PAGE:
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<em>Nazi Hunter — Simon Wiesenthal</em> at the Rubicon Theatre

David Bazemore

Nazi Hunter — Simon Wiesenthal at the Rubicon Theatre


Nazi Hunter — Simon Wiesenthal at the Rubicon Theatre

Tom Dugan Plays Famed Sleuth


Tuesday, February 28, 2012

What are the keys to tracking down fugitive war criminals? “Persistence, publicity, and paperwork,” asserts Simon Wiesenthal, who should know. Over 58 years, the concentration camp survivor helped find and bring to justice 1,100 Germans who committed atrocities during World War II. Not surprisingly, he has interesting stories to tell, and Tom Dugan tells them well in his one-man show Nazi Hunter — Simon Wiesenthal.

Following a lengthy run in Los Angeles, writer/performer Dugan and director Jenny Sullivan have moved their show to Ventura’s Rubicon Theatre, where it continues through March 11. Dugan plays Wiesenthal as an old man who is reluctantly retiring from his relentless hunt; the audience is one last group of students he agrees to speak to on his final day in the office. He embraces the opportunity to describe the lessons he has learned during his lifelong pursuit of justice.

Dugan preempts criticism by having Wiesenthal warn us that his lecture is sort of a “greatest hits, abridged.” That it is. Harrowing tales of how he survived the war (while almost all his relatives did not) are followed by a surprisingly sketchy account of his work searching for former members of the S.S. Between anecdotes, he places a few phone calls in an attempt to locate one last monster, a torture expert who has taken refuge in Syria. That reference, coupled with Wiesenthal’s warnings that we not must look the other way when atrocities are committed, makes the show chillingly timely.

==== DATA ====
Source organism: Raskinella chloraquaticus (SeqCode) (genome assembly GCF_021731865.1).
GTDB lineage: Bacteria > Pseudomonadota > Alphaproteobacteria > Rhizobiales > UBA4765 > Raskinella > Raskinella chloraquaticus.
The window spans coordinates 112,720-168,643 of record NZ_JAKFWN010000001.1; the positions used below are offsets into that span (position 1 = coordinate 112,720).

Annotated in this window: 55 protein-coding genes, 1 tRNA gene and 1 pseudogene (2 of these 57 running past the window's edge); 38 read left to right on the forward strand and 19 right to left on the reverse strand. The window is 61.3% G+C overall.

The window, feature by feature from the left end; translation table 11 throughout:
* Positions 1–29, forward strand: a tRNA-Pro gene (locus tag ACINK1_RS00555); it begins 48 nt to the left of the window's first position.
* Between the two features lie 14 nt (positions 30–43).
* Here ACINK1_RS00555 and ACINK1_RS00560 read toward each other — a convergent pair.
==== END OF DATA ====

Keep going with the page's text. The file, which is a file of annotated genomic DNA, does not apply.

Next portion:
Dugan easily holds the stage and comfortably connects with the audience. While his script is conventionally structured and somewhat predictable, it manages to convey Wiesenthal’s deep humanity. And it has an interesting subtext: shame, and the lengths we will go to in order to avoid feeling it. Wiesenthal links the rise of German anti-Semitism to the psychological need to deflect this painful emotion. But, intriguingly, the play suggests that he, too, is driven by the desire to avoid shame. Why did he survive? What will he say to those who didn’t, when and if they meet in another world? Such nagging questions can fuel a courageous quest.

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